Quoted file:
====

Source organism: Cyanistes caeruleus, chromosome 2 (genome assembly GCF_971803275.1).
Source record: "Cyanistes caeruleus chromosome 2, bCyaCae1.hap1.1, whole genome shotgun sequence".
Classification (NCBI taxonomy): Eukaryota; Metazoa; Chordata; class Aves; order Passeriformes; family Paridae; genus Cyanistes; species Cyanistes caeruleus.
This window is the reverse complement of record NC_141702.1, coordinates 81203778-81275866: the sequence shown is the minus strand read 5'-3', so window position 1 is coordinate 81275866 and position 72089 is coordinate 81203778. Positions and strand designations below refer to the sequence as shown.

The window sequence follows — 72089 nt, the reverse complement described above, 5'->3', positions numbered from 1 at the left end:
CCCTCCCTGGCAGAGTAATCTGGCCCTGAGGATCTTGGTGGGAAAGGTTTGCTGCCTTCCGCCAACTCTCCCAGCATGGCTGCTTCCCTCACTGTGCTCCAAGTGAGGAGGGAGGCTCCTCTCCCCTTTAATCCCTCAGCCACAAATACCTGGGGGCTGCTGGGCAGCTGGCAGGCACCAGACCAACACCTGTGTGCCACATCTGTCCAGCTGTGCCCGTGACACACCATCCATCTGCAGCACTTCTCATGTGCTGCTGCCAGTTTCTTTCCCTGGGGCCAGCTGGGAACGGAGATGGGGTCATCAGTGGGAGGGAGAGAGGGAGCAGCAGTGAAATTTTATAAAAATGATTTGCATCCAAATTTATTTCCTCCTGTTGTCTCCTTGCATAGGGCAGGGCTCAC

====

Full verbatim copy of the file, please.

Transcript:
Source organism: Cyanistes caeruleus, chromosome 2 (genome assembly GCF_971803275.1).
Source record: "Cyanistes caeruleus chromosome 2, bCyaCae1.hap1.1, whole genome shotgun sequence".
Classification (NCBI taxonomy): Eukaryota; Metazoa; Chordata; class Aves; order Passeriformes; family Paridae; genus Cyanistes; species Cyanistes caeruleus.
This window is the reverse complement of record NC_141702.1, coordinates 81203778-81275866: the sequence shown is the minus strand read 5'-3', so window position 1 is coordinate 81275866 and position 72089 is coordinate 81203778. Positions and strand designations below refer to the sequence as shown.

The window sequence follows — 72089 nt, the reverse complement described above, 5'->3', positions numbered from 1 at the left end:
CCCTCCCTGGCAGAGTAATCTGGCCCTGAGGATCTTGGTGGGAAAGGTTTGCTGCCTTCCGCCAACTCTCCCAGCATGGCTGCTTCCCTCACTGTGCTCCAAGTGAGGAGGGAGGCTCCTCTCCCCTTTAATCCCTCAGCCACAAATACCTGGGGGCTGCTGGGCAGCTGGCAGGCACCAGACCAACACCTGTGTGCCACATCTGTCCAGCTGTGCCCGTGACACACCATCCATCTGCAGCACTTCTCATGTGCTGCTGCCAGTTTCTTTCCCTGGGGCCAGCTGGGAACGGAGATGGGGTCATCAGTGGGAGGGAGAGAGGGAGCAGCAGTGAAATTTTATAAAAATGATTTGCATCCAAATTTATTTCCTCCTGTTGTCTCCTTGCATAGGGCAGGGCTCAC